Hundreds of law enforcement officers descended on southern Maine this week, searching for a military-trained outdoorsman who vanished after police say he killed 18 people in two separate shootings Wednesday.
The deceased ranged in age from 14 to 76. A teen bowler, a shipbuilder and a sign language interpreter were among the dead.
The search for Robert Card, 40, of Bowdoin, involved both old-fashioned footwork and advanced technology, but for almost two days after the shooting there was still no sign of Card by air, water or land.
Then, Friday evening, authorities said Card was found dead. Card is believed to have died of a self-inflicted gunshot wound.
Here is a look at the agencies involved and the resources they used in the search for Card:
The most visible search efforts Friday focused on the Androscoggin River near the town of Lisbon Falls, Maine. Card’s vehicle was located at a boat ramp nearby.
Maine Public Safety Commissioner Mike Sauschuck said the search included “air resources” flying over the river and attempting to look through the water from above to identify the best areas to send divers.
Dive teams with the state police and other agencies searched from below, Sauschuck said, with some of the divers being towed behind boats. Other equipment included trawlers, which use nets or other devices to sift through the water, and a robotic submarine equipped with sonar to detect objects using sound waves.
Maine’s wildlife game wardens were among the officers taking part in the water search. A regional power company that operates two dams on the river lowered the water level in the area to assist searchers, Sauschuck said.
Others combed the shoreline along the river, he said, meticulously searching for any clues on the river banks or nearby.
On Thursday morning, the U.S. Coast Guard sent out a patrol boat along the Kennebec River but found nothing out of the ordinary after hours of searching, Chief Petty Officer Ryan Smith said.
A spokesperson for Maine’s Department of Public Safety did not immediately respond to questions about the exact types of tools that were used for the land search.
David Carter, a criminal justice professor and the director of the intelligence program at Michigan State University, said law enforcement agencies typically try to narrow a search area by analyzing what is known about a suspect, interviewing family or friends about the suspect’s habits, and scouring reports and law enforcement tips for any suspicious activity in the region like stolen vehicles or missing food or clothing.
During a Friday afternoon press conference, Sauschuck said police received more than 530 tips and leads and were looking at each one.
Some were reported sightings, and others have been “as simple as, ‘I’ve got a vacant house that’s in this location,’ ‘I own a barn that I’m afraid to go into,’ ‘There’s something over here that concerns me,’” he said.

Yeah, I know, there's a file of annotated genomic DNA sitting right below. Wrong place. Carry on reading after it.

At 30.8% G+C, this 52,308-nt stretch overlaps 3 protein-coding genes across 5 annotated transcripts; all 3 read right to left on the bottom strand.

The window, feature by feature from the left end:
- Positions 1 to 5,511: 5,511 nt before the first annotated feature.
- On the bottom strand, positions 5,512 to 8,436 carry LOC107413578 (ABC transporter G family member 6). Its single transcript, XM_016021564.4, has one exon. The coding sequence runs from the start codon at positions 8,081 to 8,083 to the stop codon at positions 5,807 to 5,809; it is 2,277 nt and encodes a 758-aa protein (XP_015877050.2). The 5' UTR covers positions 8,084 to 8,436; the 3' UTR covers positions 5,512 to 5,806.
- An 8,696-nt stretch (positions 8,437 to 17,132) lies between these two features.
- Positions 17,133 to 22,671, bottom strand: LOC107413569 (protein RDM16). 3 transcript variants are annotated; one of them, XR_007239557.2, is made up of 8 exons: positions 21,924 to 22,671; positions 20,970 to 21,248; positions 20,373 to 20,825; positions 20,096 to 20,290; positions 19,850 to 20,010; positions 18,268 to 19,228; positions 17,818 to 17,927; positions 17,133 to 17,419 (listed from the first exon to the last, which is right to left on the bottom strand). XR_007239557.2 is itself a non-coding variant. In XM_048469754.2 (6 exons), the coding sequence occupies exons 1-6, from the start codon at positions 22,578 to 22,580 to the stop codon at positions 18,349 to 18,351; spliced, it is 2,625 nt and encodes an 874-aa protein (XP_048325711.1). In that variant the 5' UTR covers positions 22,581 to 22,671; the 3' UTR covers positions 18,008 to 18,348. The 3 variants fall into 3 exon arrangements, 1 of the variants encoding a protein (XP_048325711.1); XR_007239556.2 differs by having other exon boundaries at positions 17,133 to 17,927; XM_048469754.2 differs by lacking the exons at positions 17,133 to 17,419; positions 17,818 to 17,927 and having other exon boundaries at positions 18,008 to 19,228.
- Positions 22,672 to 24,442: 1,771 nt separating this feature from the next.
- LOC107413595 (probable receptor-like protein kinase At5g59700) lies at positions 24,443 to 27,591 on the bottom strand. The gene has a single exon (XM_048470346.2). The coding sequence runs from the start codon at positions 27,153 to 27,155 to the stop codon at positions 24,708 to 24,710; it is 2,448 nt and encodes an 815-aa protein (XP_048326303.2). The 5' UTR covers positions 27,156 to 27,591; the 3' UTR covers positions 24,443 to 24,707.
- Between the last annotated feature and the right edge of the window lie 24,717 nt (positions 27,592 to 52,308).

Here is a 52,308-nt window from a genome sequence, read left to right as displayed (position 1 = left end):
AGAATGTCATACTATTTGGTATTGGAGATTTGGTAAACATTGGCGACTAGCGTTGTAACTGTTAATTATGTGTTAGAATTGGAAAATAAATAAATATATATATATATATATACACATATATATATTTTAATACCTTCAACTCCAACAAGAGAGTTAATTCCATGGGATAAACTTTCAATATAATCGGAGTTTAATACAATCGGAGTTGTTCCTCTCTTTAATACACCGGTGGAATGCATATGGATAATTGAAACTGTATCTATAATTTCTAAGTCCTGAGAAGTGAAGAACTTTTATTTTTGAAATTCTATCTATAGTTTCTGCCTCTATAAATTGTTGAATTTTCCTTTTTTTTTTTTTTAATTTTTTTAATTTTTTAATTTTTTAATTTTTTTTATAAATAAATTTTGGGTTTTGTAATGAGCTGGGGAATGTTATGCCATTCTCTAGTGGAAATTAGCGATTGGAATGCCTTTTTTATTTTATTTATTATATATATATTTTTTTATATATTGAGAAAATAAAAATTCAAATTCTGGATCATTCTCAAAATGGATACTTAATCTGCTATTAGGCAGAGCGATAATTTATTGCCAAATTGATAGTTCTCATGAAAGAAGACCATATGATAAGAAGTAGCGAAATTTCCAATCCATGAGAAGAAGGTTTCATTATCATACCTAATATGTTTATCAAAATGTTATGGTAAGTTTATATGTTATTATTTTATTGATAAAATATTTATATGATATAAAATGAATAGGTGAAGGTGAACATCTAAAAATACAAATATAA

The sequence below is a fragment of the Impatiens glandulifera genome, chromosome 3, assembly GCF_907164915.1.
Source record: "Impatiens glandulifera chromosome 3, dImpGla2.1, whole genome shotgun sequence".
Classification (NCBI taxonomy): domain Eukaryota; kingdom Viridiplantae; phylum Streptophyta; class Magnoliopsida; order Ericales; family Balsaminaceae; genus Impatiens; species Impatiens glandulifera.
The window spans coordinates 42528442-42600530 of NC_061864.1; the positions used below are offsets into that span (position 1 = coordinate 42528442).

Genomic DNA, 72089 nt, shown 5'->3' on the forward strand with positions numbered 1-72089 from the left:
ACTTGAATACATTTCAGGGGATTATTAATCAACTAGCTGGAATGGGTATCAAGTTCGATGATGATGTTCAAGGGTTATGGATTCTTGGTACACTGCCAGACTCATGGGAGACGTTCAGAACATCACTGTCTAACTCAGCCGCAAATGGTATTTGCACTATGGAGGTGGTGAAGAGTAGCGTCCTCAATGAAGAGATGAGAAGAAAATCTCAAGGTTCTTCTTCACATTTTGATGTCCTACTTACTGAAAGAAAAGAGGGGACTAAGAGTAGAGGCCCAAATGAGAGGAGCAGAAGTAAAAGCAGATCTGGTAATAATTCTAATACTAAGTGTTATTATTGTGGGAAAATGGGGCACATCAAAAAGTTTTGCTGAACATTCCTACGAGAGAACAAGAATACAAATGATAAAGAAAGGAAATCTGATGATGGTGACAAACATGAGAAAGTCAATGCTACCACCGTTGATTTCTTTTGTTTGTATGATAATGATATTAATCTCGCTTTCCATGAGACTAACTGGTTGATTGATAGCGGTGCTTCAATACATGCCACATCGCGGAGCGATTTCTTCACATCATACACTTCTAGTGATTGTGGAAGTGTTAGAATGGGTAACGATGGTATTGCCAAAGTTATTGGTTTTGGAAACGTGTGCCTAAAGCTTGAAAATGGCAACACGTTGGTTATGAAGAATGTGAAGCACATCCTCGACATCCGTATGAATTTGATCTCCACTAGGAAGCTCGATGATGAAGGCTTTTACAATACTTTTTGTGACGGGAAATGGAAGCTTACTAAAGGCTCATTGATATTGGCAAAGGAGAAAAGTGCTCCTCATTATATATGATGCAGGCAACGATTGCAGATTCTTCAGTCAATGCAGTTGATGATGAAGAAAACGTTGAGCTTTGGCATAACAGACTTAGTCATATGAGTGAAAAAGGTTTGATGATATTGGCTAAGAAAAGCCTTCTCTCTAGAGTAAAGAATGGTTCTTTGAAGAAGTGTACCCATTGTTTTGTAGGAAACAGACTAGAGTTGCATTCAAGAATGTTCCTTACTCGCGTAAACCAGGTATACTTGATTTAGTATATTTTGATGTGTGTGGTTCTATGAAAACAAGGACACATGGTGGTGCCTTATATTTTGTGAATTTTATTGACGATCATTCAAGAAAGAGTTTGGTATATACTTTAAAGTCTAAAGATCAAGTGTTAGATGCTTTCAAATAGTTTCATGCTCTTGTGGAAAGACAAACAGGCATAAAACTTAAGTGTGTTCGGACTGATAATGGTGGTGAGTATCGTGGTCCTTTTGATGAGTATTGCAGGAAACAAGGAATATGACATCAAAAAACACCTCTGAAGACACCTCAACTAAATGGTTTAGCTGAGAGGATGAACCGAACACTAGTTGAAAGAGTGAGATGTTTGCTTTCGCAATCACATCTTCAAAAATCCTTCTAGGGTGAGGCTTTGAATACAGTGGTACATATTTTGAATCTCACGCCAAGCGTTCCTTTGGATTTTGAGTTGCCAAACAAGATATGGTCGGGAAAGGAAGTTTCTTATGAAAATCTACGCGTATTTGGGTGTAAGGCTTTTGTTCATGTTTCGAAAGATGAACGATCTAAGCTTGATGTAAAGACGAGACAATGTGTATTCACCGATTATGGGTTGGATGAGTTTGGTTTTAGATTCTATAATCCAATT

A digital tip line set up by the FBI so that people could submit security camera footage and other media that could reveal clues about the shooting or Card’s movements had received more than 100 submissions, Sauschuck said.
Agencies often use artificial intelligence software with facial recognition capability to go through security videos, street light cameras or other video footage, Carter said.
“That AI technology can be used to search the video faster,” Carter said. “It’s not definitive, but it helps narrow it down.”
License plate readers can also help track vehicles that might be used by the suspect, he said.
Colder temperatures expected this weekend would have made it easier to use thermal search equipment, Sauschuck said during the afternoon press conference.
“If it’s sunnier, you can get a better look into the water,” he said. “If it’s colder, there’s an argument that your thermal style of equipment, where you’re looking for body temperatures or heat signatures, may work better in that scenario.”
Infrared cameras and other search-and-track thermal imaging equipment can be especially helpful for searching forested areas by air, Carter said.
“Helicopters and drones, given how wooded it is there, using infrared technology can help you look through the canopy,” Carter said. “It’s going to pick up your body temperature. But you’re also going to locate deer and squirrels, all sorts of things.”
Neighbors said Card knew the land well, because his family has lived in the area for generations and various family members own hundreds of acres in the region.
Flight tracking websites showed state police helicopters flying over the region in the days after the shooting.
With a multitude of agencies assisting in the search, communication is key, Carter said, and that’s where fusion centers come into play.
The Maine Department of Inland Fisheries and Wildlife paused deer hunting season in the area and the Canada Border Services Agency issued an “armed and dangerous” alert to officers stationed along the U.S. border. State and federal law enforcement officers from the FBI, the Lewiston Police Department and other agencies are carrying out the footwork, paperwork and analysis.
Federal agents searched several properties associated with Card, and investigators were analyzing his financial information and digital fingerprint, including social media posts.
The Maine Information and Analysis Center serves as the state’s fusion center, tasked with providing analytical and investigative support for complex crimes. That often means connecting the dots for various agencies involved in large-scale searches, Carter said.
“You can only do so much with technology. You really need an analyst at the fusion centers who can say, ‘these points correlate,’” Carter said. “The analysts can stay on top of it all and keep it all together.”
Associated Press reporter Michael Balsamo in New York contributed.